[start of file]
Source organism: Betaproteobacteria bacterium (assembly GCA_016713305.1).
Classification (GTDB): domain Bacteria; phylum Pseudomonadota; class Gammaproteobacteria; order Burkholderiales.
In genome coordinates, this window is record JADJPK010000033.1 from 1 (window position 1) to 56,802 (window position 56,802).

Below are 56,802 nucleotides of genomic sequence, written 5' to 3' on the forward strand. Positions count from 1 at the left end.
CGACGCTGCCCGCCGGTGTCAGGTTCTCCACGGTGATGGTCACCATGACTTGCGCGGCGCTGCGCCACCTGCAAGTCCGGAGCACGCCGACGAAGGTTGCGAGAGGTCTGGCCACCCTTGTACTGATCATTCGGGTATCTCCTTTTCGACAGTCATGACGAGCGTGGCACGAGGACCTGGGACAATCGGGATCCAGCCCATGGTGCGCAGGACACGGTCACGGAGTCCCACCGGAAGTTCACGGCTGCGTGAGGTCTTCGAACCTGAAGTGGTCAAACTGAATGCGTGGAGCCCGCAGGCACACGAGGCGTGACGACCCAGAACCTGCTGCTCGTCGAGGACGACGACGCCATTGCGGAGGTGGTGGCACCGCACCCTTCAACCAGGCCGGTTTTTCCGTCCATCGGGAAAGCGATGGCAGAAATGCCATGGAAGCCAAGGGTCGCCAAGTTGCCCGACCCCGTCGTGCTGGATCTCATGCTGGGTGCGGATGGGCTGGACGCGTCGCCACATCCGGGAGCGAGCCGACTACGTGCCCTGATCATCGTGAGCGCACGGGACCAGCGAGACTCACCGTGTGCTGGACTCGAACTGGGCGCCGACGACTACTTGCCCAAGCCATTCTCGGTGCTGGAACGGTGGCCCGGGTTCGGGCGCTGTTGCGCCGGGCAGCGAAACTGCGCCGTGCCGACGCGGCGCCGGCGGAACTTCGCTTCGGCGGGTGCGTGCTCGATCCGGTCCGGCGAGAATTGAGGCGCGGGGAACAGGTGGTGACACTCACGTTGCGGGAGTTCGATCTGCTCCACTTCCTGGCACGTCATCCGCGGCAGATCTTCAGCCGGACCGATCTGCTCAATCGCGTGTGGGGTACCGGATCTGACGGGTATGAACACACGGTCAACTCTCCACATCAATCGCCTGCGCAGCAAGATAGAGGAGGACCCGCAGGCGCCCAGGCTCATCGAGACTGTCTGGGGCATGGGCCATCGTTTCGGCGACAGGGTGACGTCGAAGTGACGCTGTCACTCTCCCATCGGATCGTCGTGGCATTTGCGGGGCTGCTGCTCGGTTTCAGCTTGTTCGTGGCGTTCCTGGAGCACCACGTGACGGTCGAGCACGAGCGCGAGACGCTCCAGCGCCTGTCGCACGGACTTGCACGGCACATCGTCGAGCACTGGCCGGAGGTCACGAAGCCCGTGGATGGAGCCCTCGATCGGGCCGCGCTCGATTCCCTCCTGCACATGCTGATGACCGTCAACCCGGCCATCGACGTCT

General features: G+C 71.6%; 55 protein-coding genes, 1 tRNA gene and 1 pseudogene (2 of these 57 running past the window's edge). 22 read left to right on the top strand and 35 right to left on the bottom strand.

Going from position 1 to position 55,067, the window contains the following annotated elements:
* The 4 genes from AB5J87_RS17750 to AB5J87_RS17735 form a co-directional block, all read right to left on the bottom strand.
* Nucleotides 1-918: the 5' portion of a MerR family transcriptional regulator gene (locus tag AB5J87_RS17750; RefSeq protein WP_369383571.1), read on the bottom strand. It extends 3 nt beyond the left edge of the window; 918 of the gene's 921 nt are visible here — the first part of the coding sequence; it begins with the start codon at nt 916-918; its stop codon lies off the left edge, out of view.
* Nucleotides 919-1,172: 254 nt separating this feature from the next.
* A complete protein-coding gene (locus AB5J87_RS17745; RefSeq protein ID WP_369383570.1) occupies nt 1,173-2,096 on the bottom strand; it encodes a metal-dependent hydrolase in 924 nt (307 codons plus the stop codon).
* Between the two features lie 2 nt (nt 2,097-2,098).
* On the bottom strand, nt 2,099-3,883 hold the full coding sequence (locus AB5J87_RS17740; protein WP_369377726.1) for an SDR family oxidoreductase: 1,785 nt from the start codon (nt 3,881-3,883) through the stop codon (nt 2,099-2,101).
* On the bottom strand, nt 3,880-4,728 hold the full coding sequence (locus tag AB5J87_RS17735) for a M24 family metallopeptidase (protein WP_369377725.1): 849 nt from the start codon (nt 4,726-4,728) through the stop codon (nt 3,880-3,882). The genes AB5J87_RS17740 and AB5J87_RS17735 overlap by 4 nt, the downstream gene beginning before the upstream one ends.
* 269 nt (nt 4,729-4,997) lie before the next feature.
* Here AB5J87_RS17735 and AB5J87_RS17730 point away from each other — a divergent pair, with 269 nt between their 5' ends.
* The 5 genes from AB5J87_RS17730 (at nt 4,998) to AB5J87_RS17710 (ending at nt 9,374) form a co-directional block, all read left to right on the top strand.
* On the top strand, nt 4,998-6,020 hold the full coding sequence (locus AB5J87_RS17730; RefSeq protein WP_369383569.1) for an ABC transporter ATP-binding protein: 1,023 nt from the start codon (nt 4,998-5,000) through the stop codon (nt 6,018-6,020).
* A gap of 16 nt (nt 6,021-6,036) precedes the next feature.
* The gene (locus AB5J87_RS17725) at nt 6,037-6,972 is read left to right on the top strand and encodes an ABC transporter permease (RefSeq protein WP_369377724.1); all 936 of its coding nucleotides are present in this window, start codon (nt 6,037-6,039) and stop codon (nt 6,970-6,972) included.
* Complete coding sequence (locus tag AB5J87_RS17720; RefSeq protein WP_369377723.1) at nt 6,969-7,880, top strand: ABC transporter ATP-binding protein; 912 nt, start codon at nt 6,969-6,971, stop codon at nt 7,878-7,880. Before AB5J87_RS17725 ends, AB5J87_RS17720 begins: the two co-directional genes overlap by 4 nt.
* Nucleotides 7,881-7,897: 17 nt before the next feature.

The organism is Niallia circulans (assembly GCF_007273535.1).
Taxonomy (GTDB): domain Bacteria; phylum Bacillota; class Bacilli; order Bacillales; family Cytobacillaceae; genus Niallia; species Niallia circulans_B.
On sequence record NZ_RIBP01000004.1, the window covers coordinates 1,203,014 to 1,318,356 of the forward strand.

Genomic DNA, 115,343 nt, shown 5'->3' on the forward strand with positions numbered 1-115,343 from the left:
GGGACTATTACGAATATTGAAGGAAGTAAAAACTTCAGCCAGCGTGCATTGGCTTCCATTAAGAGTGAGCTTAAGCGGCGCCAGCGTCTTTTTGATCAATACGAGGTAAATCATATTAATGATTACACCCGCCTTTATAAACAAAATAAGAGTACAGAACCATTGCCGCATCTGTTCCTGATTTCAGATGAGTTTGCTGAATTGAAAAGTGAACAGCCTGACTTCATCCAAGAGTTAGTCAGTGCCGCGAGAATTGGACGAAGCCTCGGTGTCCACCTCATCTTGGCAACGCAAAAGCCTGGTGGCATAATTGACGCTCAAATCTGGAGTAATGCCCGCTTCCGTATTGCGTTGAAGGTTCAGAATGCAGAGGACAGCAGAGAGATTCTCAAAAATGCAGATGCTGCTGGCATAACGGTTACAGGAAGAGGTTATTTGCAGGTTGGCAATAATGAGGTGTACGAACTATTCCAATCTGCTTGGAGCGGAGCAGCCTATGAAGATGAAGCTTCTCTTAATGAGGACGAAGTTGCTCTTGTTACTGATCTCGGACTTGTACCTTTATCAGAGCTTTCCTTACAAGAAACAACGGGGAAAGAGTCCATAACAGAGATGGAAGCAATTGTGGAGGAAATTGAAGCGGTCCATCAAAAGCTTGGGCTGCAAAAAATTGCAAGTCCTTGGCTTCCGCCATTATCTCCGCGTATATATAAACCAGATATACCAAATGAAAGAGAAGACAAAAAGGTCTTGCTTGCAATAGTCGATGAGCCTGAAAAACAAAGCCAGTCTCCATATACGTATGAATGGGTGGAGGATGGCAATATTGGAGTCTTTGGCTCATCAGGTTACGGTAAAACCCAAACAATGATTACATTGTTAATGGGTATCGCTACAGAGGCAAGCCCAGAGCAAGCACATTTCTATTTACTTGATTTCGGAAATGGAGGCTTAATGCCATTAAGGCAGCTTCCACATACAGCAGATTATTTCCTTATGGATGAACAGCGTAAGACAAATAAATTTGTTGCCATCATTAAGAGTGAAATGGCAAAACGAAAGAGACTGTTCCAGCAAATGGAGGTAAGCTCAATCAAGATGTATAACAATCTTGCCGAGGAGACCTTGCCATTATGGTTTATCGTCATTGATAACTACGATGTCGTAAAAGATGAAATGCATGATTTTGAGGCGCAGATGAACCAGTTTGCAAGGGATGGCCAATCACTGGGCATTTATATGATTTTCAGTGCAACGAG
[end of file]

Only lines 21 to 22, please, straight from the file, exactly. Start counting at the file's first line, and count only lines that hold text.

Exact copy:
* Complete coding sequence (locus tag AB5J87_RS17720; RefSeq protein WP_369377723.1) at nt 6,969-7,880, top strand: ABC transporter ATP-binding protein; 912 nt, start codon at nt 6,969-6,971, stop codon at nt 7,878-7,880. Before AB5J87_RS17725 ends, AB5J87_RS17720 begins: the two co-directional genes overlap by 4 nt.
* Nucleotides 7,881-7,897: 17 nt before the next feature.